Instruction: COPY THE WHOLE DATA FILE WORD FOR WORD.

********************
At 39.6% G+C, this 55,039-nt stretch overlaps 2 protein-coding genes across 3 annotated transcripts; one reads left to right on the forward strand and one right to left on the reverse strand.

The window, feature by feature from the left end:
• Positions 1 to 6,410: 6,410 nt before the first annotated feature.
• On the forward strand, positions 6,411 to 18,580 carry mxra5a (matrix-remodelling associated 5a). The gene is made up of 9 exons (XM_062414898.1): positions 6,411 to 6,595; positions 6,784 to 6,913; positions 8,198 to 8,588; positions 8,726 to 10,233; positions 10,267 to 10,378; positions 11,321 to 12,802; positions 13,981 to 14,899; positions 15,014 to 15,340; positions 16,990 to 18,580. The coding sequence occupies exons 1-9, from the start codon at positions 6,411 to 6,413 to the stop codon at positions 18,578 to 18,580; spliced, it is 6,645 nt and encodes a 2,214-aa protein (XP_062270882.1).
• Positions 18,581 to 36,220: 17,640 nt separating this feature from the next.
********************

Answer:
At 39.6% G+C, this 55,039-nt stretch overlaps 2 protein-coding genes across 3 annotated transcripts; one reads left to right on the forward strand and one right to left on the reverse strand.

The window, feature by feature from the left end:
• Positions 1 to 6,410: 6,410 nt before the first annotated feature.
• On the forward strand, positions 6,411 to 18,580 carry mxra5a (matrix-remodelling associated 5a). The gene is made up of 9 exons (XM_062414898.1): positions 6,411 to 6,595; positions 6,784 to 6,913; positions 8,198 to 8,588; positions 8,726 to 10,233; positions 10,267 to 10,378; positions 11,321 to 12,802; positions 13,981 to 14,899; positions 15,014 to 15,340; positions 16,990 to 18,580. The coding sequence occupies exons 1-9, from the start codon at positions 6,411 to 6,413 to the stop codon at positions 18,578 to 18,580; spliced, it is 6,645 nt and encodes a 2,214-aa protein (XP_062270882.1).
• Positions 18,581 to 36,220: 17,640 nt separating this feature from the next.